MARCH is the first month of autumn, a glorious time of the year.
As we move through the month the leaves will start to turn into their magnificent mantle of colour. Rich hues of golden yellow, burgundy and red with every shade in between.
March is an important time for pruning conifers, with the other recommended time being October.
Other smaller plants that change colour in autumn include Ceratostigma willmottianum or Chinese plumbago. Its Chinese name “Blue Snow Flower” refers to the cool, blue effect of its flowers in summer. This is a low-growing, deciduous shrub up to one metre with deep-blue flowers and a stunning display of autumn leaf colour.
Its rival in autumn colour is Vaccinium or blueberries. Some years ago, I recall seeing a hedge of Ceratostigma on a corner block in Curtin that presented a stunning summer flower display and equally so with autumn leaf colour.
SO, for a moment let us sidetrack to the second part of the Ceratostigma name, ie willmottianum. It is named after Mrs Ellen Willmott, a remarkable gardener in every sense of the word and a contemporary of that other famous gardener, Gertrude Jekyll.
The English family home of Warkley Place had a 13-hectare garden and the family were all keen gardeners. She inherited the home on her father’s death plus a substantial inheritance from her godmother. Willmott over the years developed the whole site and is thought to have cultivated more than 100,000 plants, employing 104 gardeners. She only employed men, once quoted as saying: “Women would be a disaster in the flower border”. Willmott used her wealth to fund plant-hunters to China and the Middle East including the famous Ernest Henry Wilson, who named this Ceratostigma after her, having discovered it growing in China.
She helped persuade her neighbour to purchase the site of Wisley in southern England, which became the Royal Horticultural Society’s Gardens, and donate it to the Society. Today, these gardens are a mecca for gardeners from around the world and even if you have time to see only one garden in England, visit the RHS Gardens at Wisley (see www.rhs.org.uk). Willmott with her extravagant lifestyle, owning estates in France and Italy, lead to serious financial troubles. She became increasingly eccentric and used to booby trap her estate to deter thieves and carried a revolver in her handbag. She died age 76 in 1934. Despite all this, we have to thank her for introducing hundreds of plants to decorate and enhance our gardens today.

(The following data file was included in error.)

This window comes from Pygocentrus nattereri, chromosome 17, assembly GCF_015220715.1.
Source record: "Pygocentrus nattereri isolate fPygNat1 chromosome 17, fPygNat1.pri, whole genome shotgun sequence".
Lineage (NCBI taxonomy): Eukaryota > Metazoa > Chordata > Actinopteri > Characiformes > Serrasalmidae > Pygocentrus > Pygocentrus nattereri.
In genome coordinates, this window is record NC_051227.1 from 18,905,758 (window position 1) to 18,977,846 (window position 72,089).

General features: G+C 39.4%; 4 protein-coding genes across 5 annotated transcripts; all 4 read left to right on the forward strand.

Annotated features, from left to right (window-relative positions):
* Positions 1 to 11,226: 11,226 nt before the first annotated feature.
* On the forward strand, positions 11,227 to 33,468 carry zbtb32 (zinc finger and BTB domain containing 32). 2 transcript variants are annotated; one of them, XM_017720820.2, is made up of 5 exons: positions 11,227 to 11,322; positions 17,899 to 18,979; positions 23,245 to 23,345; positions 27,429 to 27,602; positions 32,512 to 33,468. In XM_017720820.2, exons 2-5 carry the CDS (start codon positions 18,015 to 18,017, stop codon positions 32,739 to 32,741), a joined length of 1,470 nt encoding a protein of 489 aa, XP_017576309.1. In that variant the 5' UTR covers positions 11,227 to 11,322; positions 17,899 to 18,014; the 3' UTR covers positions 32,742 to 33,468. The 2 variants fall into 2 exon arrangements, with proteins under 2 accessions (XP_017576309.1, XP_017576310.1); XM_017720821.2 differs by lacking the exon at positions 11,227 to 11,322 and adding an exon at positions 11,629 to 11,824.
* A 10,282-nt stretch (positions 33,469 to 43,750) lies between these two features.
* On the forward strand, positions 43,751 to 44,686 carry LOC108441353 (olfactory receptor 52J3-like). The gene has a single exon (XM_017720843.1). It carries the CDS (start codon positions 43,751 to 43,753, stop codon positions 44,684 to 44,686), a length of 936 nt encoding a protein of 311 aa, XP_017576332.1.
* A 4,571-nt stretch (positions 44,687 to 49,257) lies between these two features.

SEDUM is a large genus of more than 600 species of succulents. One variety that has captured gardeners’ imagination initially in Britain and Europe and now becoming increasingly popular here is Sedum spectabile “Autumn Joy”.
The new growth starts in late winter with the appearance of tiny, delicate shoots that give the appearance of being killed by frost, but are impervious to frost.
Gradually through spring and early summer, the stems grow and in late summer the “flowers” form, resembling broccoli. Come autumn, these pale-pink flowers gradually change to deep pink and finally bronze. When the first frosts arrive, the stems are cut back to ground level and almost immediately the new shoots start appearing. These can be dug up and divided and are so, so easy to grow. Plant this sedum in bold groups for maximum effect.
In the autumn garden…
- With conifers it is vitally important not to cut back into the old wood. Most conifers will not grow back if clipped too severely.
- Evergreen hedging plants such as Viburnum and Photinia can, on the other hand, be hard pruned and will soon respond with new growth.
- Always try and shape hedges narrower at the top and wider at the base. This allows an even amount of sunlight and overcomes dieback at the base of the hedge.
- Pittosporum hedges need to be cut back softly, softly and not too severely at any one time.
“The more slowly trees grow at first, the sounder the core. Such trees continue to expand with nearly equal rapidity to an extreme old age”. Thoreau, 1860.